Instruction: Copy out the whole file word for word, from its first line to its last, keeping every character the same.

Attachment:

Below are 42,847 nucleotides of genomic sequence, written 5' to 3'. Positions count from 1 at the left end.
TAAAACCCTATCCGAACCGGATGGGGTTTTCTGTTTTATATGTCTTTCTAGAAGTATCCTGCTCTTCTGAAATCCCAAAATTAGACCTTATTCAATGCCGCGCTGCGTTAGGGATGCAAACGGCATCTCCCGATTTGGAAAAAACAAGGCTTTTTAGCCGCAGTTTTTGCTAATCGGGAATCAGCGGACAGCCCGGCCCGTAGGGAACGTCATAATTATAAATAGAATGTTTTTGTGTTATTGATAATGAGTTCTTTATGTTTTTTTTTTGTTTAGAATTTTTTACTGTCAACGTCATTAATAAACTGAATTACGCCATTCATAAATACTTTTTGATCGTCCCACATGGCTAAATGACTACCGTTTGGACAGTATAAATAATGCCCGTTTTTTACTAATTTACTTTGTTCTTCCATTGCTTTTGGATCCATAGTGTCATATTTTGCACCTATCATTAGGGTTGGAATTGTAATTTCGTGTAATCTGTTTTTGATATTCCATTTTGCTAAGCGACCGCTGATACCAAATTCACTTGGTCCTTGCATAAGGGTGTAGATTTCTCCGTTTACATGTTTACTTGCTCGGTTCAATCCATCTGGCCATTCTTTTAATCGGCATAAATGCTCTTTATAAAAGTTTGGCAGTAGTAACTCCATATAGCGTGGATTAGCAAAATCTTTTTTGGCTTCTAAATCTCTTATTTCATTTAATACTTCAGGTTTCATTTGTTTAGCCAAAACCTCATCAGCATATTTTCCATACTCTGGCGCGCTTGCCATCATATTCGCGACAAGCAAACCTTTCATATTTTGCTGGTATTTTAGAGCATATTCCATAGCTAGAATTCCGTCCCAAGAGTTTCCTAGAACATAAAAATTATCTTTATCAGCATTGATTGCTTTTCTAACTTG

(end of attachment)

Below are 42,847 nucleotides of genomic sequence, written 5' to 3'. Positions count from 1 at the left end.
TAAAACCCTATCCGAACCGGATGGGGTTTTCTGTTTTATATGTCTTTCTAGAAGTATCCTGCTCTTCTGAAATCCCAAAATTAGACCTTATTCAATGCCGCGCTGCGTTAGGGATGCAAACGGCATCTCCCGATTTGGAAAAAACAAGGCTTTTTAGCCGCAGTTTTTGCTAATCGGGAATCAGCGGACAGCCCGGCCCGTAGGGAACGTCATAATTATAAATAGAATGTTTTTGTGTTATTGATAATGAGTTCTTTATGTTTTTTTTTTGTTTAGAATTTTTTACTGTCAACGTCATTAATAAACTGAATTACGCCATTCATAAATACTTTTTGATCGTCCCACATGGCTAAATGACTACCGTTTGGACAGTATAAATAATGCCCGTTTTTTACTAATTTACTTTGTTCTTCCATTGCTTTTGGATCCATAGTGTCATATTTTGCACCTATCATTAGGGTTGGAATTGTAATTTCGTGTAATCTGTTTTTGATATTCCATTTTGCTAAGCGACCGCTGATACCAAATTCACTTGGTCCTTGCATAAGGGTGTAGATTTCTCCGTTTACATGTTTACTTGCTCGGTTCAATCCATCTGGCCATTCTTTTAATCGGCATAAATGCTCTTTATAAAAGTTTGGCAGTAGTAACTCCATATAGCGTGGATTAGCAAAATCTTTTTTGGCTTCTAAATCTCTTATTTCATTTAATACTTCAGGTTTCATTTGTTTAGCCAAAACCTCATCAGCATATTTTCCATACTCTGGCGCGCTTGCCATCATATTCGCGACAAGCAAACCTTTCATATTTTGCTGGTATTTTAGAGCATATTCCATAGCTAGAATTCCGTCCCAAGAGTTTCCTAGAACATAAAAATTATCTTTATCAGCATTGATTGCTTTTCTAACTTG